City of joy

[S]he sold beer by the single bottle alone. She gave you a bottle, you gave her a shilling. She gave you another bottle, you gave her another shilling.
Abdul-Walid

“What am I?” Only asking this question and letting go of the cycle of chasing after outside things means to cut off all our craving. When we do that, what happens?
Ditch the Raft

It was not immediately obvious – least of all to me – that I was a student. My immediate memories were of a bridge over a raging flood and the mountain beyond, which was and was not the mountain I return to every evening. The cliff face had turned to water; how would I get past it? And the man who walked beside me, whom I kept addressing as my friend – imagine my surprise when there in the middle of the bridge he asked for my money at knifepoint. Even as I refused, I felt the sadness and futility of it. Why couldn’t I just hand everything over – my wallet, the shirt off my back – down to my shoes and wristwatch? We tangled; it was no contest. But imagine, I thought, if I could just let the knife pierce and sever as it wished.

He seemed ready for another round, so I fled into the waterfall of glass. Ladders and catwalks, trapdoors and trapezes: up I went. It’s not that my fear of heights ever left me, but that, having escaped from a friend with a knife, it suddenly didn’t matter any more. If I fall, I thought, my bones will break – but wouldn’t that be interesting? There was a view from the top, about which I remember nothing. It was getting late. I should go back, or I’d miss the last bus of the evening.

The P.A. system crackled with my name, repeated once, as is the style with in-store announcements. I heard “Go to -” and the rest was unintelligible. Maybe over here?

I entered a small theater where ashen-faced young men sweated and groaned: a place, I quickly realized, where varying kinds of bodily pain were administered to the occupants of every seat, increasing in intensity as one gravitated toward the empty stage. It seemed odd that there weren’t any women; the room had the ambiance of a video arcade in hell.

I tried one seat after another, watching my limbs twitch with a detachment that surprised me. In one seat I felt myself frozen; in another I was scalded; in a third, currents of electricity made me seize up like an engine with sugar in its crankcase. I remembered how I used to enjoy the electric shock tank in the Japanese public baths, how I would move closer and closer to the metal panel in the side of the tub until, at six inches away, my body refused to obey the commands of my brain any longer. Now I had eliminated that last six inches. It wasn’t so bad, really.

But at length I realized this wasn’t getting me any closer to home. I wandered out into the street and someone wearing a police or military uniform immediately began speaking into his walkie-talkie. “Why did you go in there?” he accosted me. “You weren’t supposed to take that course!” I explained how I hadn’t understood the announcement, and besides, I really just wanted to catch a bus. “No time for that now,” he said.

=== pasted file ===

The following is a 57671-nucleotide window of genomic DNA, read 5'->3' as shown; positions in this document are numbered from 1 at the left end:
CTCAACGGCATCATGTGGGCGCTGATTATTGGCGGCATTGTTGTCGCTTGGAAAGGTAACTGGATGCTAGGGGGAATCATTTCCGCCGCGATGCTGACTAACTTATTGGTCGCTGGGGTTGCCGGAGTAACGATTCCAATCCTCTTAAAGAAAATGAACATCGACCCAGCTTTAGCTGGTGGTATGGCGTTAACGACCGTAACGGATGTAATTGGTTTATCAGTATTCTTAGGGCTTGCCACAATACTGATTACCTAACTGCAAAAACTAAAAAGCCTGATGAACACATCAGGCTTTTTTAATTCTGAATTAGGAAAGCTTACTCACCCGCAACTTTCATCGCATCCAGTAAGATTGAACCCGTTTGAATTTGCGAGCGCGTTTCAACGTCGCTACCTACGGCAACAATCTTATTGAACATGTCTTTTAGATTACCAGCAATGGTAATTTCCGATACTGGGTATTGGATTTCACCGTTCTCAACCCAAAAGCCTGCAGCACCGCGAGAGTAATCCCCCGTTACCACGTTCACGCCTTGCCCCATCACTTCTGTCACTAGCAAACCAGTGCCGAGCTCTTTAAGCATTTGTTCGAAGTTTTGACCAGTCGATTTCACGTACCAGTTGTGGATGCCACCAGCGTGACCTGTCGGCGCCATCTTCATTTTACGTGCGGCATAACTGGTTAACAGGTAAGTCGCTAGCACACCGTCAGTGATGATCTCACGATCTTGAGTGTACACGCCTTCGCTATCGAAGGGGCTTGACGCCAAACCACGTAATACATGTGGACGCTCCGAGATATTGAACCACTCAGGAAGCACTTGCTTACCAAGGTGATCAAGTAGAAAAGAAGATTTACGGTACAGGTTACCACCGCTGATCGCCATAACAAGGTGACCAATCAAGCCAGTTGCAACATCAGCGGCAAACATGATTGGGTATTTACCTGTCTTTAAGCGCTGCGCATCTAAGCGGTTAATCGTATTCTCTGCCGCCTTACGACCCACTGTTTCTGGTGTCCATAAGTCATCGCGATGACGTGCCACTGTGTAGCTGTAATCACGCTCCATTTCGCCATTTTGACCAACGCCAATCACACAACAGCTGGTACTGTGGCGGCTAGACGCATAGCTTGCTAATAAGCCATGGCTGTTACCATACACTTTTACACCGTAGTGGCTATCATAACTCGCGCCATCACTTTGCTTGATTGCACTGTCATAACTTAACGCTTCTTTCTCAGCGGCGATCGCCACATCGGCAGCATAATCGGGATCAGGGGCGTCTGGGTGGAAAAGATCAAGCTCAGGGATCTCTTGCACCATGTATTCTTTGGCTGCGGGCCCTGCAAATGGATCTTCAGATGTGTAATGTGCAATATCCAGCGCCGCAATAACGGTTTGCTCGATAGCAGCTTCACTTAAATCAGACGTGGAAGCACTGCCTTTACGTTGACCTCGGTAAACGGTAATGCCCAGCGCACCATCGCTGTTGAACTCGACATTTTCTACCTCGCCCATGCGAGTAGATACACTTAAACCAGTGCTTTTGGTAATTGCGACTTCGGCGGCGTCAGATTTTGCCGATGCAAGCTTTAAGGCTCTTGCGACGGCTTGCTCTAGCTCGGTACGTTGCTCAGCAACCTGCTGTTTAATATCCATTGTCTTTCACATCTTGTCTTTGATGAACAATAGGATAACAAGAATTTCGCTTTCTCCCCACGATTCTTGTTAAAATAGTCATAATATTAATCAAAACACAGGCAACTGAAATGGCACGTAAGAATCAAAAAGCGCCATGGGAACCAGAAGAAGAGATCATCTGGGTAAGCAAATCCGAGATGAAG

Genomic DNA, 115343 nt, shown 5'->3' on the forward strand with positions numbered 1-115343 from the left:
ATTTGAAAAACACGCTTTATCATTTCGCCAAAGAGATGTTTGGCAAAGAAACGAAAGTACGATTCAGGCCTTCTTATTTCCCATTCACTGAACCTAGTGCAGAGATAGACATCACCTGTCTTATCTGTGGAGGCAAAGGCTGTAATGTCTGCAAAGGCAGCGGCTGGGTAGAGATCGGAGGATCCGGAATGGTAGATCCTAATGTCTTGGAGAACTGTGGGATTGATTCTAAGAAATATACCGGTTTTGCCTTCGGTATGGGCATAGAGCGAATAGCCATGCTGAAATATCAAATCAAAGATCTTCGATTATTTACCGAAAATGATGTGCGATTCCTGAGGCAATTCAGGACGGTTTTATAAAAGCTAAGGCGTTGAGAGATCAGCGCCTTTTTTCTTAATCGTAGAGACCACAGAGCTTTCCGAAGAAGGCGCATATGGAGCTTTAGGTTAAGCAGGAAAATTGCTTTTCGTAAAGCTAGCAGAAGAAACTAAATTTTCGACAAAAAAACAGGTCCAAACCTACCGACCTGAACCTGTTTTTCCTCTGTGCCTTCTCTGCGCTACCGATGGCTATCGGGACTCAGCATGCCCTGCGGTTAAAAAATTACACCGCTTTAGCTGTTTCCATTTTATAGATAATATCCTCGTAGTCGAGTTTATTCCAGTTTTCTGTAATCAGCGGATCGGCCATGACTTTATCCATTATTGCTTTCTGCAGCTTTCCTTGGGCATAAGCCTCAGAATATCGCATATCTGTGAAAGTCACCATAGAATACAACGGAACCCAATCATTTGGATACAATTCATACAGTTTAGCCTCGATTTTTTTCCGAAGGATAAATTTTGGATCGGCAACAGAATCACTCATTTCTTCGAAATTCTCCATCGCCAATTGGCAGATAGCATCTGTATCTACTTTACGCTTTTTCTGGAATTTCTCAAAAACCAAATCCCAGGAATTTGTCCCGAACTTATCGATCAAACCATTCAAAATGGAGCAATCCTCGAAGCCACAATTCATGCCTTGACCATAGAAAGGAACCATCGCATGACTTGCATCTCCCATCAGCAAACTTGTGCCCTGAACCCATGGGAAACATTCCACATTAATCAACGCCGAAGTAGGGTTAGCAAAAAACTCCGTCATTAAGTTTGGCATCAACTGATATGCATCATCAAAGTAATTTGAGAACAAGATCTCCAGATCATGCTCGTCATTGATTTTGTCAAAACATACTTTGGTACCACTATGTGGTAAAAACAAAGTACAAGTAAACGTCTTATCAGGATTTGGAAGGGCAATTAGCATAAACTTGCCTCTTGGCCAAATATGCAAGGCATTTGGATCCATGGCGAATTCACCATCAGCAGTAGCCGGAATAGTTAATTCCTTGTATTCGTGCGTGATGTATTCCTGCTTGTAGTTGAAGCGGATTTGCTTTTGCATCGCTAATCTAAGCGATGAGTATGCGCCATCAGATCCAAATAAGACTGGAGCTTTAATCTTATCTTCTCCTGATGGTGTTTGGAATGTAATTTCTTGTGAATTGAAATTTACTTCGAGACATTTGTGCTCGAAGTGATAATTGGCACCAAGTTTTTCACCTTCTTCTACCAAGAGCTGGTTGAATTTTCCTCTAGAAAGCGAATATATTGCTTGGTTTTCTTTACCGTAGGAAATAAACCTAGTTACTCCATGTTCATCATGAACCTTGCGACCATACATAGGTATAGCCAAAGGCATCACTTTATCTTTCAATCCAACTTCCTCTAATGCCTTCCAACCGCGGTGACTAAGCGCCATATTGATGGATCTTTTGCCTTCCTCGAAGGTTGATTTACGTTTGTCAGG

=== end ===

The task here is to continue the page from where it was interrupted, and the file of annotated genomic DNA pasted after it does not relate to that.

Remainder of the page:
As I started up a gentle flight of stairs, a strange creature sprouted from the ground behind me. It was humanoid, maybe eighteen inches tall, with bulging eyes and many sharp teeth. Without thinking, I grabbed a halberd from the wall and split it down the middle, then severed it at the waist for good measure. But as I watched, its severed parts rejoined each other and it stuck out its tongue. I stared in awe. Don’t you want to learn how to do this, it seemed to be saying. Well, yes, I did. Then keep moving.

I opened another door – or rather, it grew thin and disappeared as I drew near. Inside, it looked like a literal body shop, or a spare parts warehouse. Animated heads floated in space, legs danced, arms reached out to shake my hand. Over there was the Cheshire cat’s grin. A voice spoke, and for a moment I puzzled over which body or body part it belonged to, before realizing that all questions of belonging and identity were moot. “We’ve never had a student here who also passed the endurance course,” it said. “We had always thought that the two were mutually exclusive.”

“So I guess I get to be the guinea pig,” I heard myself say, realizing all of a sudden just what lay behind that common and innocent-sounding cliché. It would be a relief not to feel tied to one body any longer, I thought. I took a deep breath. The air still smelled of rain.

Posted in

Dave Bonta (bio) crowd-sources his problems by following his gut, which he shares with 100 trillion of his closest microbial friends — a close-knit, symbiotic community comprising several thousand species of bacteria, fungi, and protozoa. In a similarly collaborative fashion, all of Dave’s writing is available for reuse and creative remix under a Creative Commons Attribution-ShareAlike 3.0 United States License. For attribution in printed material, his name (Dave Bonta) will suffice, but for web use, please link back to the original. Contact him for permission to waive the “share alike” provision (e.g. for use in a conventionally copyrighted work).

Leave a Reply